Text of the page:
You know those mayors defying Trump on the Paris climate agreement? Call em to say thanks
Hundreds of U.S. mayors are demonstrating one way to resist Donald Trump’s climate and energy agenda: They’ve joined an alliance pledging to keep supporting the Paris climate agreement that Trump has announced he will abandon.
Activists ought to link arms with these mayors, phone or write them, and applaud them for taking a stand against the White House’s recklessly backward thinking. However, a few words of citizen support isn’t all the mayors require to live up to their pledge. (More about that in a moment.)
Pittsburgh Mayor William Peduto and Paris Mayor Anne Hidalgo have shown that the alliance of mayors has international potential. They’ve written a joint essay for The New York Times declaring: “We Have Our Own Climate Deal”:
Last week, President Donald Trump tried to pit our two cities against each other when he announced, in pulling out of the Paris Agreement on Climate Change, “I was elected to represent the citizens of Pittsburgh, not Paris.” As the mayors of Pittsburgh and Paris, we’re here to say that we’re more united than ever.
Though separated by an ocean and a language, we share a desire to do what is best for our citizens and our planet. That means putting aside parochial politics and embracing the global challenge of fighting climate change. In doing so, we can create a cleaner, healthier, more prosperous world for Parisians, Pittsburghers and everyone else on the planet. […]
We are both members of the Global Covenant of Mayors for Climate and Energy, which represents more than 7,400 cities around the world committed to local climate action. Pittsburgh is one of nearly 250 cities in the United States, representing 56 million Americans, whose mayors have committed to honor and uphold the goals of the Paris Agreement.
The mayors started signing on with the alliance within hours of Trump delivering that dreadful Rose Garden withdrawal address, a speech densely packed with exaggerations and concoctions and outright lies about climate change and the effects of the Paris agreement. In their joint statement, the mayors agree to stick with the commitments to the goals of the agreement, and do their part to try to keep the planet below the aspirational target of a 2.7-degree Fahrenheit increase in average global temperatures. They say:
We will continue to lead. We are increasing investments in renewable energy and energy efficiency. We will buy and create more demand for electric cars and trucks. We will increase our efforts to cut greenhouse gas emissions, create a clean energy economy, and stand for environmental justice. And if the President wants to break the promises made to our allies enshrined in the historic Paris Agreement, we’ll build and strengthen relationships around the world to protect the planet from devastating climate risks.
The world cannot wait — and neither will we.
Activists should focus on encouraging the mayors to remain on that path, and see which ones are all talk and no walk. And, of course, there are thousands of mayors who haven’t joined the alliance to stick with Paris goals. They deserve phone calls asking why they haven’t gotten it together.
For some people, work or school or other commitments will permit no time for more than a phone call or a quick note of praise for a mayor who shows she gets it.
But for those not so pinched for time, who have become energized by the resistance to Trump on a broad range of issues, the mayors’ resistance offers the chance to contribute more fully in developing or remaking programs to cut carbon emissions and ameliorate the impacts of climate change. These projects are usually best achieved with a team effort, but dedicated individuals can make big strides in improving these programs. It just takes doggedness and focus.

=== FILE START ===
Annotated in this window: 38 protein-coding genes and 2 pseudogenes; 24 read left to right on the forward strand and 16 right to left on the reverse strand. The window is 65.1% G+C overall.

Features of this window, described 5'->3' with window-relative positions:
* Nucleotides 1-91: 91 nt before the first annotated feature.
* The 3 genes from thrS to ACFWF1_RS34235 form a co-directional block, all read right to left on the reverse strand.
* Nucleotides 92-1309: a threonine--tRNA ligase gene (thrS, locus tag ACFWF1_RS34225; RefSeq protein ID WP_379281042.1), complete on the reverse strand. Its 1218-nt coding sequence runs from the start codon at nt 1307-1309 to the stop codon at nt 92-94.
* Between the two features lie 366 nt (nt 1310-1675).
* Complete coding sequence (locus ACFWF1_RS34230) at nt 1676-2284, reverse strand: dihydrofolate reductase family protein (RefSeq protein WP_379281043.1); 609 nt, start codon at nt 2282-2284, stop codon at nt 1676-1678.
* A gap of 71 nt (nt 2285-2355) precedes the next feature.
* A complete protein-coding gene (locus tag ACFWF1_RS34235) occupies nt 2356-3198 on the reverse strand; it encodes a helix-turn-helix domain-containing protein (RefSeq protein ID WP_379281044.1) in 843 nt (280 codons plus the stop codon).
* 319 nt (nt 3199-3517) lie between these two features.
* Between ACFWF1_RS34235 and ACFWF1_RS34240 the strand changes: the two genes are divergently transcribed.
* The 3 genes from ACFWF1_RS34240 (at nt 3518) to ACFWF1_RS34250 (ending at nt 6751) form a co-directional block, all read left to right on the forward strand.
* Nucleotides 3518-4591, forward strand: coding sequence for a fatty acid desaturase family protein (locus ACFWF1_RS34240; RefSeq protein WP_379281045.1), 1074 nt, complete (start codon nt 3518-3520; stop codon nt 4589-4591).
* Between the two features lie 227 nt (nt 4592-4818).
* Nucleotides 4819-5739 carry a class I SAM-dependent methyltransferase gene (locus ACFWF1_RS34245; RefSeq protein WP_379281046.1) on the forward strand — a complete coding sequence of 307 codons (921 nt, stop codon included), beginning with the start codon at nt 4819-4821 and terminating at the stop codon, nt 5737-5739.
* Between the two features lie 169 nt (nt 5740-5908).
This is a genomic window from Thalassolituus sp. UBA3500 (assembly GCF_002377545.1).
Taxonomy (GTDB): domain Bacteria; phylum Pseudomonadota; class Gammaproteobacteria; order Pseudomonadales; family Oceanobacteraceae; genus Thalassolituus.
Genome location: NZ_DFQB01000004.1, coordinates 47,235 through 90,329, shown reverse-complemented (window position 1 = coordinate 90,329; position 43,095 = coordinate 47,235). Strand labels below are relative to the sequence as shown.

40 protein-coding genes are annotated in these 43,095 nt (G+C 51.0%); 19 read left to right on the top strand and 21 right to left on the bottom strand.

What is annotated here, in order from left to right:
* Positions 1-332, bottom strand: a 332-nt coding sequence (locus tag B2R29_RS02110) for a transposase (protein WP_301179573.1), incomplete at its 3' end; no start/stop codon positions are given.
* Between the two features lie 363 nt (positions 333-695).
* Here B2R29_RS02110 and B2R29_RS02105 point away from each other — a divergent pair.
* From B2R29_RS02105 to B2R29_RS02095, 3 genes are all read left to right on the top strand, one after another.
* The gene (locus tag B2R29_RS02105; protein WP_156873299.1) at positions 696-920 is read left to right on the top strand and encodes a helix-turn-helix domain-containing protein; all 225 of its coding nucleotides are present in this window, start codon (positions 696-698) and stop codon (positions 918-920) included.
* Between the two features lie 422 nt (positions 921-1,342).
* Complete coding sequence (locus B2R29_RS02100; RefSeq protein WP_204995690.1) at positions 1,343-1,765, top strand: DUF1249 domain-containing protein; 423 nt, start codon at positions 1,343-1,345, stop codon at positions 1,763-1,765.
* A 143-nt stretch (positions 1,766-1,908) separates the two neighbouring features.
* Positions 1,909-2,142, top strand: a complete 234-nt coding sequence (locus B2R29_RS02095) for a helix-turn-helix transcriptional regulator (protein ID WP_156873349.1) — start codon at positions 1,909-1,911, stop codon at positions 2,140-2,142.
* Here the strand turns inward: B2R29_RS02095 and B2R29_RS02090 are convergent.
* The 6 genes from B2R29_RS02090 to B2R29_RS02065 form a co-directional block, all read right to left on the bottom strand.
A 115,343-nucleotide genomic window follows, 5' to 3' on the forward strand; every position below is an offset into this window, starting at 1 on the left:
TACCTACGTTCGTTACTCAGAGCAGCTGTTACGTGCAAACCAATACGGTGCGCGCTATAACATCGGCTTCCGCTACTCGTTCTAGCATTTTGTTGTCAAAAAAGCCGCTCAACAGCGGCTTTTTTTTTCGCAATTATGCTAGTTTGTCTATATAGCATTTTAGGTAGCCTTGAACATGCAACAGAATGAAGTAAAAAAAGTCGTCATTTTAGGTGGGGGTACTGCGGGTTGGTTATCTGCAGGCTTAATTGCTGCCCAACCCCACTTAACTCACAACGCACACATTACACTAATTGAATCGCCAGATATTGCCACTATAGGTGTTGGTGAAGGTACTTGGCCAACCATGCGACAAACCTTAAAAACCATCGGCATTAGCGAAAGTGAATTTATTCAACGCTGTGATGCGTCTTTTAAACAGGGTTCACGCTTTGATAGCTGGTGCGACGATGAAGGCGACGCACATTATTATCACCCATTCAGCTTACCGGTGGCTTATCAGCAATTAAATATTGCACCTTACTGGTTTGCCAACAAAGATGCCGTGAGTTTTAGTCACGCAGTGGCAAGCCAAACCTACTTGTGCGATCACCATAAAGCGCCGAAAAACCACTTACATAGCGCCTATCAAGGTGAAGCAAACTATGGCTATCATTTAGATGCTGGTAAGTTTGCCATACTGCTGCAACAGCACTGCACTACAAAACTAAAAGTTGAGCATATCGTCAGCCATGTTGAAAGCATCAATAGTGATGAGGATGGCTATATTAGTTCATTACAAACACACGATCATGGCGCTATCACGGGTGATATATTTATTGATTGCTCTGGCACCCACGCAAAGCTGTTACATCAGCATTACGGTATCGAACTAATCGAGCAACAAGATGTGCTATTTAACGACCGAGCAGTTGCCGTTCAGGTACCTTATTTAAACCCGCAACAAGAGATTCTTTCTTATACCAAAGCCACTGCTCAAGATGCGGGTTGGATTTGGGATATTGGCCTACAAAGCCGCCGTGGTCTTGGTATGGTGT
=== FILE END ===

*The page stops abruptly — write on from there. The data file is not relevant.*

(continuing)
A few recommendations for individuals or teams:
Discover what specific climate-, energy- and transportation-related policies are already in place in your city or county. Are existing programs accomplishing their goals? Is environmental justice a central element of these programs? Are they adequately funded? Are some of them working at cross purposes with others? Who are the strongest advocates for green policies in the various governments of your locale, and who are the foes and foot-draggers? Before doing all this legwork, it’s worth learning whether other people or community organizations have already done much of it.
Once you or you team gets a handle on what’s what, it will be time to determine if there’s the political will to tweak or reform or repeal or reshape existing local programs—or initiate new ones—to meet or exceed the current Paris goals or the upgraded ones expected in 2021.
This approach doesn’t merely apply to cities and other local governments. State policies and programs and funding ought also to get citizen scrutiny.
For example, 29 states now have mandated a renewable portfolio standard (RPS). That is, they have set deadlines for reaching a specified percentage of electricity generation via renewables. These 29 are very different from one another, and some need serious upgrades. The most aggressive is California’s, where the RPS goal is 50 percent renewably-generated electricity by 2030. South Carolina, on the other hand, calls for only 2 percent renewables by 2021.
States with low RPS percentages—or that have no RPS mandates at all—may be hard to crack. But they offer an opportunity for activists to make changes based on what’s happening in states that have proven themselves more serious about climate change. That, of course, takes a lot more than merely gathering information or showing up with placards at public meetings.
All this looks as though it would be a lot of work … because it would be. But it’s very, very necessary work for those with the time and energy to spare.
(Originally appeared at Dailykos)